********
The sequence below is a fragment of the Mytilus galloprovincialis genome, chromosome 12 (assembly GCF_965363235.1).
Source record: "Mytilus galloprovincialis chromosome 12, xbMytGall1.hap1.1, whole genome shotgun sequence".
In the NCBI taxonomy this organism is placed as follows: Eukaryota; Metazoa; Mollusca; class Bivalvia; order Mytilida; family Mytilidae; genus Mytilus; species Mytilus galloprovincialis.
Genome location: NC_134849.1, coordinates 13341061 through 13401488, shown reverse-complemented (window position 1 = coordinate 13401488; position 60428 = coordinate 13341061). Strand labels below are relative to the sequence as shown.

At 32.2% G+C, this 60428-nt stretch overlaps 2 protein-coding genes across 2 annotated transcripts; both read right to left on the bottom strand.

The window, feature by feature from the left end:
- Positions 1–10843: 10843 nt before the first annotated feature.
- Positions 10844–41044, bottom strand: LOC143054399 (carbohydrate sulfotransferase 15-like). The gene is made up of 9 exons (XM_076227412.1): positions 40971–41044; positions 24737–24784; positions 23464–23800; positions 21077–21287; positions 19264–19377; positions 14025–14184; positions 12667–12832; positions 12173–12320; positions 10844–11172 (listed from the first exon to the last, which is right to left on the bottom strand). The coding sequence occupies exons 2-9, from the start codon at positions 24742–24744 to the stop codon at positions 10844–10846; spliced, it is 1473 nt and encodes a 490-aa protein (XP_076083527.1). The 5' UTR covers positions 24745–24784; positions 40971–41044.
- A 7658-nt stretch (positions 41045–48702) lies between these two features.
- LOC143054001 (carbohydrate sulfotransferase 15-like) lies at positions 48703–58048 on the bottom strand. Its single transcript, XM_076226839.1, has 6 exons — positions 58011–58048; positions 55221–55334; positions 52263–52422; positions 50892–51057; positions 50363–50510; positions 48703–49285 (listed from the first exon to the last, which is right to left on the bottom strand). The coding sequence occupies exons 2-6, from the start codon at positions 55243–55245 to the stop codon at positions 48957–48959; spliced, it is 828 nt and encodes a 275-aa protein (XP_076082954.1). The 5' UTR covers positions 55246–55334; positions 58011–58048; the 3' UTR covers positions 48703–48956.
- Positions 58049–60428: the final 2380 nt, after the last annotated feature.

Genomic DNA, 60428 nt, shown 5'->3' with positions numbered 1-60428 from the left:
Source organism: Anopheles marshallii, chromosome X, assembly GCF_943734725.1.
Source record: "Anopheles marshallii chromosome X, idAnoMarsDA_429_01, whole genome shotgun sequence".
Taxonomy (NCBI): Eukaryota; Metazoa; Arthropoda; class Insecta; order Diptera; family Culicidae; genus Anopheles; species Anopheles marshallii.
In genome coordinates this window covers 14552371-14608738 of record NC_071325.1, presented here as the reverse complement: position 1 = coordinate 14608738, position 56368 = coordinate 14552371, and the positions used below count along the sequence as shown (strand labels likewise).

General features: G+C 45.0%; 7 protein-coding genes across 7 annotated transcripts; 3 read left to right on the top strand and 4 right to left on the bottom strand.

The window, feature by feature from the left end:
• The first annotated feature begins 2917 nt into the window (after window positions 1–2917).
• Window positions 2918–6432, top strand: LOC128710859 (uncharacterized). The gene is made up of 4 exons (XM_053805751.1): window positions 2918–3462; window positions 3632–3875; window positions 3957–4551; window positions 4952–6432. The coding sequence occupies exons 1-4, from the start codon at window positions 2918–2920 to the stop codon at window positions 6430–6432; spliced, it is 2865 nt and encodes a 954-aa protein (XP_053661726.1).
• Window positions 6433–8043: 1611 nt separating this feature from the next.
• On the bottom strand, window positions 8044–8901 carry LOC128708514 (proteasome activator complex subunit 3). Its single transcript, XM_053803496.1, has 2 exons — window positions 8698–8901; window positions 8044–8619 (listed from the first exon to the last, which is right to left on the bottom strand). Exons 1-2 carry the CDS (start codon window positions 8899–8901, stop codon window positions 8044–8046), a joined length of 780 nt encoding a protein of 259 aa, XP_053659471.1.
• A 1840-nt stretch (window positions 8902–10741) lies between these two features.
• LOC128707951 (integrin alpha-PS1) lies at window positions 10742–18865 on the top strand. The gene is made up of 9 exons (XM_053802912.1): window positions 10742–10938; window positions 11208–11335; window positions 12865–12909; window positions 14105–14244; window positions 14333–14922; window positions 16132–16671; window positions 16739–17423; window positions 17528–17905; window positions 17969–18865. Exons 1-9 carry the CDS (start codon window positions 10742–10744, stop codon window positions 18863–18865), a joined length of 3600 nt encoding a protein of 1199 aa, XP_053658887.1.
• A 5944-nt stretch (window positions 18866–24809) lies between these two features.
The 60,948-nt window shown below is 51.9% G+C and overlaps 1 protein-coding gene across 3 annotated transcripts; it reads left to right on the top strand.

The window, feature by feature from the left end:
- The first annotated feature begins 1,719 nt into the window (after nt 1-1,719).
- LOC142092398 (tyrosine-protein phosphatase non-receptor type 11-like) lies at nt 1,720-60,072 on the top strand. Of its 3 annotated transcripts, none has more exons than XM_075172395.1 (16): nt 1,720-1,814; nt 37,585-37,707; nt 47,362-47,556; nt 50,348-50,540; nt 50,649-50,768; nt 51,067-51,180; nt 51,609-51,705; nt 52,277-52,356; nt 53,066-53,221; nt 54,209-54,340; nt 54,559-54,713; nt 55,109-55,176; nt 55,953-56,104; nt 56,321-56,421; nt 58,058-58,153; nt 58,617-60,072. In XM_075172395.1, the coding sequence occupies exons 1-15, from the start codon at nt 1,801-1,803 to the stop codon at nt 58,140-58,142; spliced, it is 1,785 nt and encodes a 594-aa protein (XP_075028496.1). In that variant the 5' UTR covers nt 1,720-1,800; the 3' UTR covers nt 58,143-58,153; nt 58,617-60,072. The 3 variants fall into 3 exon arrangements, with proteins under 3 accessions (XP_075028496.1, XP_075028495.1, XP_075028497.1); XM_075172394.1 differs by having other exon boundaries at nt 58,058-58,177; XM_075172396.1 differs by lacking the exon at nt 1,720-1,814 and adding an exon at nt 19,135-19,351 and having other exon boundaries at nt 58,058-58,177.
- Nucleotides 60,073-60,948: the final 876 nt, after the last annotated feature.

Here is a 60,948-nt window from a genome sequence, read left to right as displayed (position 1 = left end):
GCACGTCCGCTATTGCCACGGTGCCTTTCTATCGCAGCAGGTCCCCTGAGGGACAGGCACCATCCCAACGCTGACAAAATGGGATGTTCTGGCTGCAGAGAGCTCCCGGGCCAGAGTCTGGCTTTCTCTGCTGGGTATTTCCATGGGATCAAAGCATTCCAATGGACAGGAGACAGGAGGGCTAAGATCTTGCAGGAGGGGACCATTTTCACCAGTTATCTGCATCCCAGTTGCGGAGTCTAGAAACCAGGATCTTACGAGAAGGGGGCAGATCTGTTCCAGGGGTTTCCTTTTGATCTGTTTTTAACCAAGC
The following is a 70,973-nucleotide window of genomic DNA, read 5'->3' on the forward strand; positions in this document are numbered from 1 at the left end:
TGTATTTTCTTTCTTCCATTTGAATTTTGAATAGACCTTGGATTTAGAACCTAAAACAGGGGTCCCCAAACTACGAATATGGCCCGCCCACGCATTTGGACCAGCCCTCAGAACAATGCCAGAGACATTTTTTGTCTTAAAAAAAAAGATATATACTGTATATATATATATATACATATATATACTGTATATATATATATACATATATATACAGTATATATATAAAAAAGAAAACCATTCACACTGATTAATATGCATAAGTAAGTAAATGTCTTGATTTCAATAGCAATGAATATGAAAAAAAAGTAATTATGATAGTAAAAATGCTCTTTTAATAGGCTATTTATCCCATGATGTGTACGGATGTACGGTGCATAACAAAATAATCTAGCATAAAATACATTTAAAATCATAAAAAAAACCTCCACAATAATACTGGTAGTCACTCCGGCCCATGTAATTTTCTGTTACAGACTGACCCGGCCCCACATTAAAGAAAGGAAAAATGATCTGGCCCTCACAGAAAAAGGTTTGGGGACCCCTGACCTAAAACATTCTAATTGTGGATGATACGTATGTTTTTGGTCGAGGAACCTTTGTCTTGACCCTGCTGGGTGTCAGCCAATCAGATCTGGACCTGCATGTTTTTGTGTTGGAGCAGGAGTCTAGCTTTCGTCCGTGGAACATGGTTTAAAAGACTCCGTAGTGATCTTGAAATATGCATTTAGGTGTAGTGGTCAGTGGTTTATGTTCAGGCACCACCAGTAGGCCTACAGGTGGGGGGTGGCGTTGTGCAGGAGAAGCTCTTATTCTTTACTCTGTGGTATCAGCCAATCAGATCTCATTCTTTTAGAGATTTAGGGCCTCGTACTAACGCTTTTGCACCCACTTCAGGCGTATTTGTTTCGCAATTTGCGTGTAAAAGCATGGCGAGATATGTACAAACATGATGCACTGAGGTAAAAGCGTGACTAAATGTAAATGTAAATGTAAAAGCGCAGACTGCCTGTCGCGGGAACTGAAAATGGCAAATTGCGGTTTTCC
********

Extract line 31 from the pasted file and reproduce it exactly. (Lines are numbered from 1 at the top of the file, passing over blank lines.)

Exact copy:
Here is a 60,948-nt window from a genome sequence, read left to right as displayed (position 1 = left end):